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"But what's the Thorn? and what's the Pond?

And what's the Hill of moss to her?

And what's the creeping breeze that comes

The little Pond to stir?"

"I cannot tell; but some will


She hanged her baby on the tree;

Some say she drowned it in the pond,

Which is a little step beyond:

But all and each agree,

The little babe was buried there,

Beneath that Hill of moss so fair.

I've heard, the moss is spotted red
With drops of that poor infant's blood:

But kill a new-born infant thus,

I do not think she could!

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And fix on it a steady view,

The shadow of a babe you trace,

A baby and a baby's face,

And that it looks at you;

Whene'er you look on it, 'tis plain

The baby looks at you again.

And some had sworn an oath that she
Should be to public justice brought ;
And for the little infant's bones

With spades they would have sought.
But then the beauteous Hill of moss
Before their eyes began to stir;

And for full fifty yards around,

The grass, it shook upon the ground;

But all do still aver

The little Babe is buried there,
Beneath that Hill of moss so fair.

I cannot tell how this may be :
But plain it is, the Thorn is bound
With heavy tufts of moss, that strive
To drag it to the ground;

And this I know, full many a time,

When she was on the mountain high,

By day, and in the silent night,

When all the stars shone clear and bright,

That I have heard her cry,

"Oh misery! oh misery!

Oh woe is me! oh misery!"



Hart-Leap Well is a small spring of water, about five miles from Richmond in Yorkshire, and near the side of the road which leads from Richmond to Askrigg. Its name is derived from a remarkable Chase, the memory of which is preserved by the monuments spoken of in the second Part of the following Poem, which monuments do now exist as I have there described them.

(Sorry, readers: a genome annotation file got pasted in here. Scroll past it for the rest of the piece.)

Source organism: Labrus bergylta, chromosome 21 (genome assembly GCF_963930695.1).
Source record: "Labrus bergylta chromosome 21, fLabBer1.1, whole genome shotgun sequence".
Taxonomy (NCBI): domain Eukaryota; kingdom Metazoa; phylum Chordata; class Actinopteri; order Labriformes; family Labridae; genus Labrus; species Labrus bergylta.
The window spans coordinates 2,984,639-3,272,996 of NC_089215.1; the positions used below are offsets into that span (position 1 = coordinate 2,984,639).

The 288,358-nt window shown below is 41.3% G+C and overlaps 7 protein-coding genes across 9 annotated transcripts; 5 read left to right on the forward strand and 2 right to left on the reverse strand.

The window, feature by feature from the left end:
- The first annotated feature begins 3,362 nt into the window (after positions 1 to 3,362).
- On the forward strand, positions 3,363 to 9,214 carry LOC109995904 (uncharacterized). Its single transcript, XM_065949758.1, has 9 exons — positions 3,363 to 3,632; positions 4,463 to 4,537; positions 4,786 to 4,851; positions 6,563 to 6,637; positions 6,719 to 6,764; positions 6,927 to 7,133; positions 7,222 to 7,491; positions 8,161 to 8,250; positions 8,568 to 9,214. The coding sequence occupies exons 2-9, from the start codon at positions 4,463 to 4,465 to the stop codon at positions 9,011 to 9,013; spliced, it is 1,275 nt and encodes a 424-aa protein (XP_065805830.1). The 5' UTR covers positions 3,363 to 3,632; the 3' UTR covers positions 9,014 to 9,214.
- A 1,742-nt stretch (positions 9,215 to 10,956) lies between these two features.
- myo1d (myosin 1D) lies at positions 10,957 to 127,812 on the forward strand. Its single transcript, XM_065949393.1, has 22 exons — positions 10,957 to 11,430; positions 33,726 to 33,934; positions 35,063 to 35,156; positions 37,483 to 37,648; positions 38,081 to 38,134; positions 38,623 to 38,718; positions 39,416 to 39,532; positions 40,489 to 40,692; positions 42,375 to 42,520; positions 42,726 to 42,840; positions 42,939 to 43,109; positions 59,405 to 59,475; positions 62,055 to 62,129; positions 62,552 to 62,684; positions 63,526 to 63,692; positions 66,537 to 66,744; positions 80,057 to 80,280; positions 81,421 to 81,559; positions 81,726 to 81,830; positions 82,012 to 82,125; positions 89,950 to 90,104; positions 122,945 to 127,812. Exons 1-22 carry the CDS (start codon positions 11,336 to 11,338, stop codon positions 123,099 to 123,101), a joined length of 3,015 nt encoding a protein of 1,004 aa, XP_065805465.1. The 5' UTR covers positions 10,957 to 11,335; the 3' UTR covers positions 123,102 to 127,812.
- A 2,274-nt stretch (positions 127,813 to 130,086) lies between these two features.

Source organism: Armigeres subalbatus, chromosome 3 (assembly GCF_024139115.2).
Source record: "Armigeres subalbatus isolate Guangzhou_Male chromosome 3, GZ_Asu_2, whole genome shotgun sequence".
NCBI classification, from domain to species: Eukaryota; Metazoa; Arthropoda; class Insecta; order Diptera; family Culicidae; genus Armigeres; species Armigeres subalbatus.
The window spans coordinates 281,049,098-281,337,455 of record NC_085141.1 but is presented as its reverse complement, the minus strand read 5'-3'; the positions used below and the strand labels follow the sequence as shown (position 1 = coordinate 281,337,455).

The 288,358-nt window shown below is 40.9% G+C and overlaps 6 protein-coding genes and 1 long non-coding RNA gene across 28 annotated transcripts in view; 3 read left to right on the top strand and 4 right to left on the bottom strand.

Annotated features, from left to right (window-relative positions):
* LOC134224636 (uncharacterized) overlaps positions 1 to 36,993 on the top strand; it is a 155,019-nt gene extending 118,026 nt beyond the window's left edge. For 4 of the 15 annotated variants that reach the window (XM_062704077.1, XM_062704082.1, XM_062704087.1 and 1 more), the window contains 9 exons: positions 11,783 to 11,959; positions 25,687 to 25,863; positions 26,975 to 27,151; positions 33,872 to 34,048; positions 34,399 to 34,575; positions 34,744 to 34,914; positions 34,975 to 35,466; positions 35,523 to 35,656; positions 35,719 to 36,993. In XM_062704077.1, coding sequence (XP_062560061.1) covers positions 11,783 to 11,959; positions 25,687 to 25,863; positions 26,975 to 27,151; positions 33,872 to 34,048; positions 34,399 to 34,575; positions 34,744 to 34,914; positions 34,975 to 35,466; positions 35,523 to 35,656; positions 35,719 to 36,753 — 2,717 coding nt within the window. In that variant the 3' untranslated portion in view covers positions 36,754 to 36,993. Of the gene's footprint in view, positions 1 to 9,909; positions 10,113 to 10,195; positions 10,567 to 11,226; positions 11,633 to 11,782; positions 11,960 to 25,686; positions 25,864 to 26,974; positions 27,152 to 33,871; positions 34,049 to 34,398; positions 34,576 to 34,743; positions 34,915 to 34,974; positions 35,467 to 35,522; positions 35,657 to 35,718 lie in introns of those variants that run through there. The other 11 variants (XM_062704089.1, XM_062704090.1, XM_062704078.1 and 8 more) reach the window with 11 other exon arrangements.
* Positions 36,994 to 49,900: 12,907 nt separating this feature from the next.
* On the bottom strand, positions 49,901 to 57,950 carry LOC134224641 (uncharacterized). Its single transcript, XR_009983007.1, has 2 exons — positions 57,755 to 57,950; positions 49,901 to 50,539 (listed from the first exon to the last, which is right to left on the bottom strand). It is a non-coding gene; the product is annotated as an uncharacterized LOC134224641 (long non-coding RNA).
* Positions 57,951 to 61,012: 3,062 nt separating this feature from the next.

THE Knight had ridden down from Wensley moor
With the slow motion of a summer's cloud;

He turned aside towards a Vassal's door,
And," Bring another Horse!" he cried aloud.

"Another Horse!"-That shout the Vassal heard,
And saddled his best Steed, a comely gray;
Sir Walter mounted him; he was the third
Which he had mounted on that glorious day.

Joy sparkled in the praucing Courser's eyes;
The Horse and Horseman are a happy pair;
But, though Sir Walter like a falcon flies,
There is a doleful silence in the air.

A rout this morning left Sir Walter's Hall,
That as they galloped made the echoes roar;
But Horse and Man are vanished, one and all;
Such race, I think, was never seen before.

Sir Walter, restless as a veering wind,
Calls to the few tired Dogs that yet remain:
Brach, Swift, and Music, noblest of their kind,
Follow, and up the weary mountain strain.

The Knight hallooed, he chid and cheered them on
With suppliant gestures and upbraidings stern;
But breath and eye-sight fail; and, one by one,
The Dogs are stretched among the mountain fern.

Where is the throng, the tumult of the race?

The bugles that so joyfully were blown?
-This Chase it looks not like an earthly Chase;

Sir Walter and the Hart are left alone.

The poor Hart toils along the mountain side;
I will not stop to tell how far he fled,
Nor will I mention by what death he died;
But now the Knight beholds him lying dead.

Dismounting then, he leaned against a thorn;
He had no follower, Dog, nor Man, nor Boy :
He neither smacked his whip, nor blew his horn,
But gazed upon the spoil with silent joy.

Close to the thorn on which Sir Walter leaned,
Stood his dumb partner in this glorious act;
Weak as a lamb the hour that it is yeaned;
And foaming like a mountain cataract.

Upon his side the Hart was lying stretched:
His nose half-touched a spring beneath a hill,
And with the last deep groan his breath had fetched
The waters of the spring were trembling still.

And now, too happy for repose or rest,

(Was never man in such a joyful case!)

Sir Walter walked all round, north, south, and west,

And gazed and gazed upon that darling place.



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